The Coldest Case in Laramie, the latest podcast from Serial Productions and The New York Times, is as much about the unsolved murder of Shelli Wiley as it is about the town she was murdered in. Host Kim Barker, an investigative reporter for the Times, grew up in Laramie, Wyoming, where Wiley was killed in her apartment in 1985, and her home set on fire. Barker was a teen at the time, and Wiley was a student at the University of Wyoming. Barker remembers, all those years back, trying to identify Wiley’s killer in a game of Ouija with her friends.
What makes the case so unsettling is not the murder alone, or its miserable mishandling by police, but the fact that neither of those things seem out of the ordinary for Laramie. At least, not according to Barker. “I’ve always remembered it as a mean town,” she says. “Uncommonly mean. A place of jagged edges and cold people.” She goes so far as to say living there was worse than reporting in Kabul during a war, or Islamabad during suicide bombings.
In episode one, Laramie is described with a gravity that makes it sound like another suspect in Wiley’s murder, or at least a witness. But as the show unfolds, that framework –– Laramie as personality, Laramie as degenerate driving its inhabitants to brutality and despair –– dissolves. Barker instead turns her attention purely to the details of the case and its actors. The problem with that, though, is the case isn’t all that interesting. It’s terribly sad, and frustratingly unsurprising in its lack of justice, but it’s nothing new: former cop is accused of murdering a young woman in what seems like an open-and-shut case with solid evidence pointing to his guilt, but charges against him are dropped. It’s a story we’ve heard many times before.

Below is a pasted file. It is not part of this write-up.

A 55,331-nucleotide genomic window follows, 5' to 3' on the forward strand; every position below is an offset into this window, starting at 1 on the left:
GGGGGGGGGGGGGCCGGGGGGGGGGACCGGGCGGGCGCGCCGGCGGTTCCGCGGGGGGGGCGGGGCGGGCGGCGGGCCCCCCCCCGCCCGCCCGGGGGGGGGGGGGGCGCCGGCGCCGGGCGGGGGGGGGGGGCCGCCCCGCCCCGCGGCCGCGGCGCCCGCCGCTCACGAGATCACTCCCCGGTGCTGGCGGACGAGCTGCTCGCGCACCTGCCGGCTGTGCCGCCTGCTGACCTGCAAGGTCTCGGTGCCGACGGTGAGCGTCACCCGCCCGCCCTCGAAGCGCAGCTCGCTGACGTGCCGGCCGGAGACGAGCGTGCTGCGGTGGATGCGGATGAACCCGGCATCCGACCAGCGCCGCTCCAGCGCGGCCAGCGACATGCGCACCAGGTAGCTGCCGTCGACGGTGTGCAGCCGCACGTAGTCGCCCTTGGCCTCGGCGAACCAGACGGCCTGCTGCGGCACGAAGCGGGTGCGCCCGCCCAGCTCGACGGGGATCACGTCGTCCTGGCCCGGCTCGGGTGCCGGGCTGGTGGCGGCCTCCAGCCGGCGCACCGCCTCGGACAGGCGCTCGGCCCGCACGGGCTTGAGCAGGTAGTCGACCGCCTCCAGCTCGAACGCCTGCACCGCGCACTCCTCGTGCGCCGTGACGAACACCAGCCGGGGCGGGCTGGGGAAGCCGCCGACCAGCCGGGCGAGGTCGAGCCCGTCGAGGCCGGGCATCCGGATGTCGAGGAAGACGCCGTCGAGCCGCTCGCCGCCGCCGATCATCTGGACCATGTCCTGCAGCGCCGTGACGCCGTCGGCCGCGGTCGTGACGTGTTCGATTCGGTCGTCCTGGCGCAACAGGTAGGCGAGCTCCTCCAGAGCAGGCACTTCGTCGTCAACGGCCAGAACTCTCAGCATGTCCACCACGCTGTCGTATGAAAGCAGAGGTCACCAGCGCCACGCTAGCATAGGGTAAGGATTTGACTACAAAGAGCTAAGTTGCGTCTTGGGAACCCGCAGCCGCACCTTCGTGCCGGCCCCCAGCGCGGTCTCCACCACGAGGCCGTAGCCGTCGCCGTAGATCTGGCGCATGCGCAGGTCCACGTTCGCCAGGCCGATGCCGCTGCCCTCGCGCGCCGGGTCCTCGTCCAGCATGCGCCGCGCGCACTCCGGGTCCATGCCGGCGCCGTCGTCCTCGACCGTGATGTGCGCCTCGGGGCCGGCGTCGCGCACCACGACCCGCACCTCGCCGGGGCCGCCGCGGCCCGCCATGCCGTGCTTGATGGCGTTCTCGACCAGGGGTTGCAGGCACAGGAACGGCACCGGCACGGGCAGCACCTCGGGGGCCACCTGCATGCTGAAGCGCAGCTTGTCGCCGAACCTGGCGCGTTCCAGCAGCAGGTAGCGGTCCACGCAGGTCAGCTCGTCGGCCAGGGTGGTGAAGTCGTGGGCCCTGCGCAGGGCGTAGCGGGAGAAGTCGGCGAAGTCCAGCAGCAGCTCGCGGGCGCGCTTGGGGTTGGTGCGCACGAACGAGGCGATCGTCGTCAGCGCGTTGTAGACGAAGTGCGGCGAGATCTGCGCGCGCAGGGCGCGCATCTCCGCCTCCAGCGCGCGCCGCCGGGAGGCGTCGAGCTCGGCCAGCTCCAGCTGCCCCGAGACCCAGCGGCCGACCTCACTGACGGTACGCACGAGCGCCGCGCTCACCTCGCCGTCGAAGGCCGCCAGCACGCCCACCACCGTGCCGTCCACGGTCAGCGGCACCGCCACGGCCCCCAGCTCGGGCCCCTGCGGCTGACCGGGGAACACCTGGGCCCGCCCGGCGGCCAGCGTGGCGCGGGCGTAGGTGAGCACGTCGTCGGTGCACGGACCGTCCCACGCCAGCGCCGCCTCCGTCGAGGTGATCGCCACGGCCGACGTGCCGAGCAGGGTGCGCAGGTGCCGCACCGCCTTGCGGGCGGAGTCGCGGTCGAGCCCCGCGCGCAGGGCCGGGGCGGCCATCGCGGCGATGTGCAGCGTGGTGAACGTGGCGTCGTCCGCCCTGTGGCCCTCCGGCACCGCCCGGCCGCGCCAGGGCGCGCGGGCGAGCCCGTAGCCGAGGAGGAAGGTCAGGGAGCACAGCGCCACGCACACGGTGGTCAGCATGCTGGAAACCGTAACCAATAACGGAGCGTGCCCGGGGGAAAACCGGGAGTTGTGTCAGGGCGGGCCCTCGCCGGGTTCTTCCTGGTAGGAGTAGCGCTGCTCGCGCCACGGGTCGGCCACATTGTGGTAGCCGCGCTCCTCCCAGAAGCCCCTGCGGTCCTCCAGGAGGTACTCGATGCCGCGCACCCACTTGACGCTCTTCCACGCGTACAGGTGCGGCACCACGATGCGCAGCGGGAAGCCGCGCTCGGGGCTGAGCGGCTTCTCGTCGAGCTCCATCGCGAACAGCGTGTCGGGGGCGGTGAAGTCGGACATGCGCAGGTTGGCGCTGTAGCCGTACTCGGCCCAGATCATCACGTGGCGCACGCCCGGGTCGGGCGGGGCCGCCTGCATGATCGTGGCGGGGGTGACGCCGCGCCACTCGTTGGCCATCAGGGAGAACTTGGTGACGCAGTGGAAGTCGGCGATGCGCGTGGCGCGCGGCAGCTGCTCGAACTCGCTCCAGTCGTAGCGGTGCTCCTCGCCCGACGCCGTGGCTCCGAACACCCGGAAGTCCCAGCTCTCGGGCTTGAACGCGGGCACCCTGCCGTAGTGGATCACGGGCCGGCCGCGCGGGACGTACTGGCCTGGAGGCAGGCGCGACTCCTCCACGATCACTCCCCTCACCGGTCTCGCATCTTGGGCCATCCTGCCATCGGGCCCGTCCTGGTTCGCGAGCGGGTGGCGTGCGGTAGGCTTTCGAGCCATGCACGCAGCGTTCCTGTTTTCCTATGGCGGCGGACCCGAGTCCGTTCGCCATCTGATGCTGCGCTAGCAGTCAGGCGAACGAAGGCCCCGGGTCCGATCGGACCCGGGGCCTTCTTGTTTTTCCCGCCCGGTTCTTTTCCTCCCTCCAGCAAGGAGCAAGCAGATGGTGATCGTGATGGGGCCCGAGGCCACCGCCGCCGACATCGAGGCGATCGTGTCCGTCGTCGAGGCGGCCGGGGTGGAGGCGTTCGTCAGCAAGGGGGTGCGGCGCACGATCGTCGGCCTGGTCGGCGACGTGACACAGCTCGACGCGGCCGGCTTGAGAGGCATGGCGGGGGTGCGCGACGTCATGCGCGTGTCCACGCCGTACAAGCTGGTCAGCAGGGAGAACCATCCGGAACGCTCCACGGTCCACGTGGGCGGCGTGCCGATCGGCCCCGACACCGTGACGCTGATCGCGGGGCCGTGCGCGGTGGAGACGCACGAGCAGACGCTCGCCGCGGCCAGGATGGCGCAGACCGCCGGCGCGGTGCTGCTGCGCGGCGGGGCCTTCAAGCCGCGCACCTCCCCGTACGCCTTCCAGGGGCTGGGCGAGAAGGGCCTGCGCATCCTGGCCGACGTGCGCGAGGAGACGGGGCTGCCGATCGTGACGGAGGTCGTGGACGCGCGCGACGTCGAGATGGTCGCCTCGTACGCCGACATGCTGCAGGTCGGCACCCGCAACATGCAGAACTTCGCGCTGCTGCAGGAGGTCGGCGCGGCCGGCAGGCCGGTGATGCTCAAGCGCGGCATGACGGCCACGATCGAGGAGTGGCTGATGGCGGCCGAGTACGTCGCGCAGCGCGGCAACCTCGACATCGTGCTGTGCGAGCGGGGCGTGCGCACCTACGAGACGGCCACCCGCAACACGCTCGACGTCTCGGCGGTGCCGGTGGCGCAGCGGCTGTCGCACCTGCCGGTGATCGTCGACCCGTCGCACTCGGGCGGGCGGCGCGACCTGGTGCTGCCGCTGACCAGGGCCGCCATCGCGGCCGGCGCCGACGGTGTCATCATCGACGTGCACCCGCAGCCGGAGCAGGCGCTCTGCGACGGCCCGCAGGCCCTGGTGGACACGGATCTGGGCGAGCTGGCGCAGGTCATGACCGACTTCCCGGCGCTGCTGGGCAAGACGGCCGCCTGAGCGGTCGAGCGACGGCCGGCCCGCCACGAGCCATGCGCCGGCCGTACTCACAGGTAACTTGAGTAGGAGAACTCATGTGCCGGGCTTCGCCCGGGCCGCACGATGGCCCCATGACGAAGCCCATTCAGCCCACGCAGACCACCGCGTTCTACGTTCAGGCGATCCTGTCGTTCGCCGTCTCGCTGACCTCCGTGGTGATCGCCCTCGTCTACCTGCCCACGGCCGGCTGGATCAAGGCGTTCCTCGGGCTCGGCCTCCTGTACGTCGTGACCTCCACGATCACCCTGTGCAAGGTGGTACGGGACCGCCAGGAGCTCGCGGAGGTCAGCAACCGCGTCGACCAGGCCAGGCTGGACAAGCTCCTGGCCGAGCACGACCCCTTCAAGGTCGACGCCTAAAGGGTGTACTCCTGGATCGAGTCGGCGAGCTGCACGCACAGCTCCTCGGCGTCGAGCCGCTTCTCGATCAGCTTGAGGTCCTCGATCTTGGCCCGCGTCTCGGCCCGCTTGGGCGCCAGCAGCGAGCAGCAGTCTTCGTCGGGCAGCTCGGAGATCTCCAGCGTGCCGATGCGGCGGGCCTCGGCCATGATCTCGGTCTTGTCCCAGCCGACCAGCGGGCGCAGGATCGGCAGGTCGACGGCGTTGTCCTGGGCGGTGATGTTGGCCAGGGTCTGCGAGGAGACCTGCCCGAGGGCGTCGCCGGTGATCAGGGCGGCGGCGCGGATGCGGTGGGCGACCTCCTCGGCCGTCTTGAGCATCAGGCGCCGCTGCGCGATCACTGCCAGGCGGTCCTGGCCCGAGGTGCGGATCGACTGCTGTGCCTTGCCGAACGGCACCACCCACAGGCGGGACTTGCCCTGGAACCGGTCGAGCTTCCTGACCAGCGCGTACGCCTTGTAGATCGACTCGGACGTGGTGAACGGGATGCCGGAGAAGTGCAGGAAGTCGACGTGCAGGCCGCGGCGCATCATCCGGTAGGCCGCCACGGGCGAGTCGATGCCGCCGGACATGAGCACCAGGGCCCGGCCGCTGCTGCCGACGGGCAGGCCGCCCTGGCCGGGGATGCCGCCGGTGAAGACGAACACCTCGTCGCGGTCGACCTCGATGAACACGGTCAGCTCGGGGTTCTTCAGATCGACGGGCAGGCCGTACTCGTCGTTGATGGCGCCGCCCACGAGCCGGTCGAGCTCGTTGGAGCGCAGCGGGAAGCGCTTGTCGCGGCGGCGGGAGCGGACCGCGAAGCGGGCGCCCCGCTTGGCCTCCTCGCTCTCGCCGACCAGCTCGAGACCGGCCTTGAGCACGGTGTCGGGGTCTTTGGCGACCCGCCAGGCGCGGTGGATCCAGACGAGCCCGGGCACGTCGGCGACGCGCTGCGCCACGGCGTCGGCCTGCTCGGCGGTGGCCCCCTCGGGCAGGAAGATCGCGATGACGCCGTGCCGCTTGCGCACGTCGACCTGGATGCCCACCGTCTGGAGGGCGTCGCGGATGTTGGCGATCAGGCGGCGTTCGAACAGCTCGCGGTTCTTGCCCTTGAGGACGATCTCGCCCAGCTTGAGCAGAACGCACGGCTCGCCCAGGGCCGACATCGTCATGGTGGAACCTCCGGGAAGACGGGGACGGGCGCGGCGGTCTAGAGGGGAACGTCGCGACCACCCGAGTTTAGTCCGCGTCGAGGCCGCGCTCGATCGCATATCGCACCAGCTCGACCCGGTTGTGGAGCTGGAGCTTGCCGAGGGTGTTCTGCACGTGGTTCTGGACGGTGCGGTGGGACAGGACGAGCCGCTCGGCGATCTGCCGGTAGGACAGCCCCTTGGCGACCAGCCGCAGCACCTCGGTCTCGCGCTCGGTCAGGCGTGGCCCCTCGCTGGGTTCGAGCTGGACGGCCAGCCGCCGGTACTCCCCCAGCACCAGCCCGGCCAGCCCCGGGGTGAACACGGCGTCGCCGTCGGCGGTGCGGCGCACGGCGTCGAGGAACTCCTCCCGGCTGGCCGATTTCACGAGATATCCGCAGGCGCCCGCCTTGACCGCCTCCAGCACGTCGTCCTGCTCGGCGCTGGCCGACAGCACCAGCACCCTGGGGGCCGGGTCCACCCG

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Podcasts about stories like this one, precisely because they’re so numerous, can easily become stale. The Coldest Case in Laramie, with its common plot points, spare sound design, and Barker’s sedate speaking style, if at times all grimly compelling, mostly left me disappointed and a bit bored. Though well reported, the story ends up feeling frictionless for its predictability.
The podcast does have its moments. They’re small and sometimes easy to miss, partly because the show’s structure doesn’t emphasize them, but they’re what helped me piece together what the series is really about, or at least, what it wants to be about. In a number of interviews, Barker shows the myriad, unexpected ways that Shelli’s murder affected an entire network of people in Laramie. In one of those moments, a man Shelli was seeing around the time she died reveals that on the day of her funeral, he was more concerned about his upcoming football game than Shelli’s death. In another, the man who gave a false confession to Shelli’s murder explains that he did so in order to get the death penalty. These moments, almost alarmingly forthcoming, touch a nerve running through the series, one that it never fully explores.
The Coldest Case in Laramie wants to be a story about the mundanity of violence in a small, unsuspecting town in the American West, and the systemic failings of the U.S. legal system. It’s about Wiley’s murder, yes, but it also wants to be about the complexity of the human interactions surrounding that murder. And it almost is about that, but falls short.
Kat Rooney is a writer based in New York. You can reach her at [email protected]